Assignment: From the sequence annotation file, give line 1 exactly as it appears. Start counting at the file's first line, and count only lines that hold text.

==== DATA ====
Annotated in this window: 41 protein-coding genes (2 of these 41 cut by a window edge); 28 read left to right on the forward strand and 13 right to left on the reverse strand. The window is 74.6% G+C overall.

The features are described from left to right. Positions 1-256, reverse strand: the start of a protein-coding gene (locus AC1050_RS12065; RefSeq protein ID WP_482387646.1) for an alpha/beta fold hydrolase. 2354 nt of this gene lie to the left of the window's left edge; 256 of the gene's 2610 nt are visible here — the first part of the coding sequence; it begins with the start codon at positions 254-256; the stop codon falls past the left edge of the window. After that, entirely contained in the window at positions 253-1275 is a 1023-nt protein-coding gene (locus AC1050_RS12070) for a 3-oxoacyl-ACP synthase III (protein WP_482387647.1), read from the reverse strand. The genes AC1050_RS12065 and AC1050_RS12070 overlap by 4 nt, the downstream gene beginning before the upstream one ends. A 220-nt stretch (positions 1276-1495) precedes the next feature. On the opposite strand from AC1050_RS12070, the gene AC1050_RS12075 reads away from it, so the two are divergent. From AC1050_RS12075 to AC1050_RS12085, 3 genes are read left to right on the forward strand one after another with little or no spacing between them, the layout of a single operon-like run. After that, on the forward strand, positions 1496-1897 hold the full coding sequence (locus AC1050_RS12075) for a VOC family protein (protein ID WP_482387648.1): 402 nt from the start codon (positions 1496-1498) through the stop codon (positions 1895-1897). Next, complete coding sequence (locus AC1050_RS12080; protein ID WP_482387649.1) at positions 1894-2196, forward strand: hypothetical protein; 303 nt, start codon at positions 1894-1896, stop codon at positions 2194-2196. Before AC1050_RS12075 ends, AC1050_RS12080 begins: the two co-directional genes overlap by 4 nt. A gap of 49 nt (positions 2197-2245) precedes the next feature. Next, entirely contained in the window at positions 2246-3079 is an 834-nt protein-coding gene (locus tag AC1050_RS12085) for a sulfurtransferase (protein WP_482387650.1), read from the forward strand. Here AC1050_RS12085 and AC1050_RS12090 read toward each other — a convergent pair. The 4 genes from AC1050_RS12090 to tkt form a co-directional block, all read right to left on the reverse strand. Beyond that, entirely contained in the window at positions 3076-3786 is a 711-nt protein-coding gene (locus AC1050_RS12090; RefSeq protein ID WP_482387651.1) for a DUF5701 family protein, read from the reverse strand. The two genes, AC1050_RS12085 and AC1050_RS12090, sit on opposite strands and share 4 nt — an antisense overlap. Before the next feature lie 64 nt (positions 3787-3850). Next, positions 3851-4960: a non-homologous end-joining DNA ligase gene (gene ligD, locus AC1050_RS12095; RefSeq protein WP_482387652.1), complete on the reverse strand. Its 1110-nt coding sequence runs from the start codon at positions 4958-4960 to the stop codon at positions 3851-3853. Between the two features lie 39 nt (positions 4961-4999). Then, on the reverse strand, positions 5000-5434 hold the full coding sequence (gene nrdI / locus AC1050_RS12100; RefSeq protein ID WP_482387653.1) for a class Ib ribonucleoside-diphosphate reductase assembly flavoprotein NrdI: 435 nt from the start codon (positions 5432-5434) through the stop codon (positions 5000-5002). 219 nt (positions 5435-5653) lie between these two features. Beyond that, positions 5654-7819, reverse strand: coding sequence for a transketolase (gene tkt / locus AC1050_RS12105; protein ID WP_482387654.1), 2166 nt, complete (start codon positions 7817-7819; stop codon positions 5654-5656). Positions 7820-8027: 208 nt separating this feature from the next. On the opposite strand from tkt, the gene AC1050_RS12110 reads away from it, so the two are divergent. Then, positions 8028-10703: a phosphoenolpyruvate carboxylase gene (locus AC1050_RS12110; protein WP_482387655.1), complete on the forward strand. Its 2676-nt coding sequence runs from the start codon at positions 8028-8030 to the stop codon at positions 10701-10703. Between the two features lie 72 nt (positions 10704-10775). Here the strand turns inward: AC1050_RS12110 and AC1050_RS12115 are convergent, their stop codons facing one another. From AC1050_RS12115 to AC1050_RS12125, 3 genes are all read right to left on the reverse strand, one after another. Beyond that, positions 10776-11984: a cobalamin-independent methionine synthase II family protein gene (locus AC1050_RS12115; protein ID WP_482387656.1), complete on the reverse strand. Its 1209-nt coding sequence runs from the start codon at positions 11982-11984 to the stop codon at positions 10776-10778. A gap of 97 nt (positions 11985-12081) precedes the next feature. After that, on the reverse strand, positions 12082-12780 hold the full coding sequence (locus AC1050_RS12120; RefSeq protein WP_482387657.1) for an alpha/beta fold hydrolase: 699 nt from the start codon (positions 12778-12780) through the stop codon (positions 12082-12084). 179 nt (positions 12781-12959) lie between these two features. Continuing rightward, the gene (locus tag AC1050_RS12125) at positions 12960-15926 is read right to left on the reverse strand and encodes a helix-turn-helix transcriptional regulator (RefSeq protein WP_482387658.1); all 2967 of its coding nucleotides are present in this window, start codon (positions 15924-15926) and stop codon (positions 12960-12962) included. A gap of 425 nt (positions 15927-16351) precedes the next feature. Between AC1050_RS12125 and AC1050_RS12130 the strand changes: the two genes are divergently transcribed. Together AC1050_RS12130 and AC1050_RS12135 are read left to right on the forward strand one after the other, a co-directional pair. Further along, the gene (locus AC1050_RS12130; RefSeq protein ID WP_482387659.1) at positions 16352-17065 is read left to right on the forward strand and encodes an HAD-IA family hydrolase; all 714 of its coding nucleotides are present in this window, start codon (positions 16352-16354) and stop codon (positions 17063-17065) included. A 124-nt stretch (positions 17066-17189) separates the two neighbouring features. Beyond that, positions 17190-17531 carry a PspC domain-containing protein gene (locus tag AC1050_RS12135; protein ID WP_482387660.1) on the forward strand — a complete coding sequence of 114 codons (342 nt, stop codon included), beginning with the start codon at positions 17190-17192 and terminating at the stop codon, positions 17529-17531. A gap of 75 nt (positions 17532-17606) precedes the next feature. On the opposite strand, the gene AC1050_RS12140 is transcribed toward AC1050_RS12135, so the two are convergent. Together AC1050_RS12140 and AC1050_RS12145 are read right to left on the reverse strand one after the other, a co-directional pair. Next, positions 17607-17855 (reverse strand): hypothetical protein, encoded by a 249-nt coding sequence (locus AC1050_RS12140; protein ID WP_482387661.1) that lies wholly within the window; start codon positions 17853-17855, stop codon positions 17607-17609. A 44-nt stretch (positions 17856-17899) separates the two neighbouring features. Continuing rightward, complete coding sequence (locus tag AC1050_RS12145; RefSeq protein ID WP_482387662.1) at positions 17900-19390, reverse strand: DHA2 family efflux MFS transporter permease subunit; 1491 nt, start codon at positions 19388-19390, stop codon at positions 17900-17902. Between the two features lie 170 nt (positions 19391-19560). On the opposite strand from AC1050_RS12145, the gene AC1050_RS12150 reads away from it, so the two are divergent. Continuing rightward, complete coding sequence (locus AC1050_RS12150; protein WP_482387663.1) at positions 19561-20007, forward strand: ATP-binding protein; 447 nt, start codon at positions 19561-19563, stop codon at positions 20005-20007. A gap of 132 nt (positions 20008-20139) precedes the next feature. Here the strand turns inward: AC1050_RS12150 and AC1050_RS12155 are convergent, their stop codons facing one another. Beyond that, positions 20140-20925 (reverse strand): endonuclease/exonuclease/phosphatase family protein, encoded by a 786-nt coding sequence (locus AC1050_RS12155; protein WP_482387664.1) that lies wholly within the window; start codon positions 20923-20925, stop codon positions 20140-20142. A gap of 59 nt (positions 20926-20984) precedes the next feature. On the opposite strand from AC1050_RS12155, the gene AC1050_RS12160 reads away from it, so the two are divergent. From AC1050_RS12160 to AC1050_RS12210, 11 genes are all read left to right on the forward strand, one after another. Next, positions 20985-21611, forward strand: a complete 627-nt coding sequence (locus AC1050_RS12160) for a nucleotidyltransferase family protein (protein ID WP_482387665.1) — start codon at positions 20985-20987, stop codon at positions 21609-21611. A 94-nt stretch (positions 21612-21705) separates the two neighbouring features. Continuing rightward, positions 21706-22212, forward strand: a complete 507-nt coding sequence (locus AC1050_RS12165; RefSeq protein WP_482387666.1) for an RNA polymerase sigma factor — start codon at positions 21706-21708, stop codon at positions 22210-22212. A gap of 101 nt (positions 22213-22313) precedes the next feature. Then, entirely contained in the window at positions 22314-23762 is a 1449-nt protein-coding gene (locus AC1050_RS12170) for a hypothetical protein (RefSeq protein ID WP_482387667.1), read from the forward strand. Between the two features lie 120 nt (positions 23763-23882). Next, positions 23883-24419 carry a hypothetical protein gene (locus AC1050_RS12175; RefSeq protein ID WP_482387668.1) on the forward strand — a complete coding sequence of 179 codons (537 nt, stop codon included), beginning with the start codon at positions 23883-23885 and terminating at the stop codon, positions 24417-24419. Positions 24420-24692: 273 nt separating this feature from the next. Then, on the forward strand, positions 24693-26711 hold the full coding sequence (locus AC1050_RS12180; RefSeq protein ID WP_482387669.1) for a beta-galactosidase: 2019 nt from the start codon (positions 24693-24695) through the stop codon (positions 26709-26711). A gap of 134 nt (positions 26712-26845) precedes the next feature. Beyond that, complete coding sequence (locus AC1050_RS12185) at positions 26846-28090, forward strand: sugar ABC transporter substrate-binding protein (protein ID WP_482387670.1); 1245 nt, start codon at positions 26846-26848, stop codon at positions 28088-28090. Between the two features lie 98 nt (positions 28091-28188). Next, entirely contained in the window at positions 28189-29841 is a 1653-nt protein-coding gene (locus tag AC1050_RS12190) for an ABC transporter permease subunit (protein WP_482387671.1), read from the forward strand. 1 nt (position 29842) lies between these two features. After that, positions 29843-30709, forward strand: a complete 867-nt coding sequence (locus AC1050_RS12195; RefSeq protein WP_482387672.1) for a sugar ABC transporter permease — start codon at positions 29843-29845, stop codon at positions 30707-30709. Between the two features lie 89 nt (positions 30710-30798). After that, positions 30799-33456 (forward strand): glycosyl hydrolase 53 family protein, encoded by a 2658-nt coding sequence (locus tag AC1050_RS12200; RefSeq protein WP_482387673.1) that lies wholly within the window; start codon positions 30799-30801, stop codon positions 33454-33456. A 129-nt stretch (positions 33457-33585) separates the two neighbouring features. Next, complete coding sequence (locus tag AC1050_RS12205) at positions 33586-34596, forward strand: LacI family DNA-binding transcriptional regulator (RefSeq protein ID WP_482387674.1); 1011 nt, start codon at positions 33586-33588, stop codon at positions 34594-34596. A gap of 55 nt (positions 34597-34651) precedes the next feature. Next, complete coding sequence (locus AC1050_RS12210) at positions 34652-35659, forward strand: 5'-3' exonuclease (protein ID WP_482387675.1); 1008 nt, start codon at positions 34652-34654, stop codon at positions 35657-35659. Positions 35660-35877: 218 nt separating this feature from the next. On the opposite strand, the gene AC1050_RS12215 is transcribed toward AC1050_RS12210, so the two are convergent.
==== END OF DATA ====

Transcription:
Annotated in this window: 41 protein-coding genes (2 of these 41 cut by a window edge); 28 read left to right on the forward strand and 13 right to left on the reverse strand. The window is 74.6% G+C overall.